Vodacom has hinted that it will cut data prices in the next few weeks as competition in SA’s mobile industry hots up.
The telecommunications group’s CEO, Pieter Uys, hinted at looming reductions in mobile broadband prices while launching Vodacom’s new 43Mbit/s network at a function in Pretoria on Saturday.
“The cost of using the Internet will come down,” Uys says, adding that price reductions will form part of the operator’s three-pronged plan to expand and increase network coverage and speeds, improve service and offer better value to consumers.
“The value started last week, and there will be a lot more coming in the next days, weeks and months,” he says, referring to Vodacom’s decision to cut the price of 2GB bundles (including 2GB of additional bandwidth late at night) for R149/month as a promotional exercise.
The 2GB plus 2GB special exactly matches the price charged by Cell C for 2GB of data, escalating the war between the two operators. Vodacom and Cell C have engaged in increasingly rancorous competitive exchanges in recent weeks that culminated in a hearing at the Advertising Standards Authority (ASA) this week. Cell C, which lost at the ASA, will switch on the first leg of its 42Mbit/s network in Port Elizabeth on Tuesday.
Uys says the special will last for three months only but promised new prices across its portfolio of products soon. “We are working on our other products, so we will get together again to talk about the rest,” he says.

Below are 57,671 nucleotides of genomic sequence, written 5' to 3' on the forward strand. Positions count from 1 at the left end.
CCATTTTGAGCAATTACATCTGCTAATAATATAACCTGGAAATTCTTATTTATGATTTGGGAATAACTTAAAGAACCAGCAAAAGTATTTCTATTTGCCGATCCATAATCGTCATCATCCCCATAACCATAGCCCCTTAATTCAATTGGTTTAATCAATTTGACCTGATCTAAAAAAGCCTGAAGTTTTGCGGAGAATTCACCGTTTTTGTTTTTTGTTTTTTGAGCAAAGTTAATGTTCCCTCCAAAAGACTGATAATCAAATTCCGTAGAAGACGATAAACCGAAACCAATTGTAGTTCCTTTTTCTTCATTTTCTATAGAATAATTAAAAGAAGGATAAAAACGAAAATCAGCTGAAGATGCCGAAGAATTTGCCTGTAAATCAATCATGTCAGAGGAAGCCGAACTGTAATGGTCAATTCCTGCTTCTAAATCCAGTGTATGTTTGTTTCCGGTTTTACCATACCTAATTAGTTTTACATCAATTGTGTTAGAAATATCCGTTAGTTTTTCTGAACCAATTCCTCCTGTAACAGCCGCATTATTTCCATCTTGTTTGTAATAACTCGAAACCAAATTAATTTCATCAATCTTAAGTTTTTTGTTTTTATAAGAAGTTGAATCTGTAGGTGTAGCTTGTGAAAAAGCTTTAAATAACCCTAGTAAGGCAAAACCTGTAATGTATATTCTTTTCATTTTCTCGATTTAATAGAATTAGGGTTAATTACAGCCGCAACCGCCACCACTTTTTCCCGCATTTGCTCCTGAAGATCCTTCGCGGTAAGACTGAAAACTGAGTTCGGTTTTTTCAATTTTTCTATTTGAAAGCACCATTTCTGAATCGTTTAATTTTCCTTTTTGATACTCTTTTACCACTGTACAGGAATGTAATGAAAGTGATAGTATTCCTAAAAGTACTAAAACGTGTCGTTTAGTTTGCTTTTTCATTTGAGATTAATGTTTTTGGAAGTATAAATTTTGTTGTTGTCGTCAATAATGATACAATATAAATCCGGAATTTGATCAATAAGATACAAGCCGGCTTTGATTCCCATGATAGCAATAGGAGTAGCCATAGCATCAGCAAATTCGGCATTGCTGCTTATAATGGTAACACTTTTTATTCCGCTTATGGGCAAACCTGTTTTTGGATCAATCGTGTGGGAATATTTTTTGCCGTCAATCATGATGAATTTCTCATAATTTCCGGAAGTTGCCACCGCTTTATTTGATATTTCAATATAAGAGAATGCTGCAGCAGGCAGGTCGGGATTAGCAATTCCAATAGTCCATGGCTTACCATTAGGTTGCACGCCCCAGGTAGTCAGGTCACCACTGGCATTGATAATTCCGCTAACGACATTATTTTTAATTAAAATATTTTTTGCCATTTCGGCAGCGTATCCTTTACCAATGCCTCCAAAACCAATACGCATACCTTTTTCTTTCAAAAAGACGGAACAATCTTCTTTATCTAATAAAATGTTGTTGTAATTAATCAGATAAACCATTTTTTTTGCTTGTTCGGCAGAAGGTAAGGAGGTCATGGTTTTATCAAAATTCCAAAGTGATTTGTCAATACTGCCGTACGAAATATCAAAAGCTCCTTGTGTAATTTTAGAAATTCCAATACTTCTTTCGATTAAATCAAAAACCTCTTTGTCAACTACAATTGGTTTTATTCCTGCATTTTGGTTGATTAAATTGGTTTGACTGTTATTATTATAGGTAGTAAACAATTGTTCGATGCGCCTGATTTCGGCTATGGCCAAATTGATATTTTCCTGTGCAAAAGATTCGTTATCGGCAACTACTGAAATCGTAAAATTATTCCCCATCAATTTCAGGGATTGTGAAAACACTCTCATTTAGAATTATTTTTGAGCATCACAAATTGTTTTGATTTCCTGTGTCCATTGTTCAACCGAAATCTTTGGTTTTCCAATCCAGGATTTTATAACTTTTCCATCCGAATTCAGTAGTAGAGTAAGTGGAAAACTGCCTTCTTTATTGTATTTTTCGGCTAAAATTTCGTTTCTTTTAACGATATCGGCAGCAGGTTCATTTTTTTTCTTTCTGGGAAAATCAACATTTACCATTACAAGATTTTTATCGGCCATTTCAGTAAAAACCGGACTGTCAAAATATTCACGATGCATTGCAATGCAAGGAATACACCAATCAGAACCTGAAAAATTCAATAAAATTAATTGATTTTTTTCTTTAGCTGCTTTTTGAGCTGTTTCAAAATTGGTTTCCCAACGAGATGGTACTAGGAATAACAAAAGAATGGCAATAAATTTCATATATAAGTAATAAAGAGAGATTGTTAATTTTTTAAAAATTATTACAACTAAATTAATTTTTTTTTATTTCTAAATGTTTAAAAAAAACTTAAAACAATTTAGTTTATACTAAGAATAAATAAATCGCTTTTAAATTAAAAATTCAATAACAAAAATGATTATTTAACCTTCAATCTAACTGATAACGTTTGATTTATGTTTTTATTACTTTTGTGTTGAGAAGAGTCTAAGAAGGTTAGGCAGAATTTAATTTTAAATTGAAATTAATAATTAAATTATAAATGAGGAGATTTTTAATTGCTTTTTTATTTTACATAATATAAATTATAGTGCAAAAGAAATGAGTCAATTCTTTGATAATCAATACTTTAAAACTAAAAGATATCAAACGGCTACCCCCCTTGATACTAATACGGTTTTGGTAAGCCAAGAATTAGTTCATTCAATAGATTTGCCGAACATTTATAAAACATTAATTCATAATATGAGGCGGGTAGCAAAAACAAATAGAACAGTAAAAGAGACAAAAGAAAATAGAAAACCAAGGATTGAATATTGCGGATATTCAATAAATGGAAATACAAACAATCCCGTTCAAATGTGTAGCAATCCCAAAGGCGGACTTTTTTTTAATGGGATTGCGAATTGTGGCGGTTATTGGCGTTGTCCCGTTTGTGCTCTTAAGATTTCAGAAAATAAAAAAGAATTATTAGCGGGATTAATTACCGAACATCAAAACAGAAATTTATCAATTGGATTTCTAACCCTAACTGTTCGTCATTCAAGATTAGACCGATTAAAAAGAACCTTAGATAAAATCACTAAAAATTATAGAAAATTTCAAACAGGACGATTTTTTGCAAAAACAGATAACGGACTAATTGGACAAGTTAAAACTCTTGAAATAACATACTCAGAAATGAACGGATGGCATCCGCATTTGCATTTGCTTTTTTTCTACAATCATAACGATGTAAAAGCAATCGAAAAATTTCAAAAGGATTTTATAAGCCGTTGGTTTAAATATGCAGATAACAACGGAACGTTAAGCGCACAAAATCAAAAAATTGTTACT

Uys used Saturday’s event to show an internal Vodacom video to journalists that disparages Cell C’s new — and now withdrawn — television advertisement featuring comedian Trevor Noah comparing Vodacom’s network to an old sports car and Cell C’s to a modern Ferrari. Instead of Cell C’s “Whoooosh” pay-off line, the Vodacom video says “Shoooosh” and generally takes the mickey out of Cell C’s campaign. Uys says the video is not meant for broad public consumption and has declined to provide a copy to TechCentral for publication.
Meanwhile, Vodacom has officially launched its new 43,2Mbit/s network, with 1 000 base stations now active. A further 1 000 base stations will be switched over in the next six weeks. Johannesburg, SA’s largest city, will be included in next month’s upgrade. Consumers shouldn’t expect to get 43,2Mbit/s, which is a theoretical speed — in real-world conditions, Vodacom says speeds will average between 6Mbit/s and 9Mbit/s. New broadband dongles are also needed. A USB version costs about R1 300, and is “free” on contracts of 1GB/month or more.
Vodacom has 4 200 active third-generation base stations.
At the same time, Vodacom is extending its own fibre-optic network to connect its base stations. It expects to have about 2 000 base stations hooked up to its own fibre by the end of the first quarter of 2012. — Duncan McLeod, TechCentral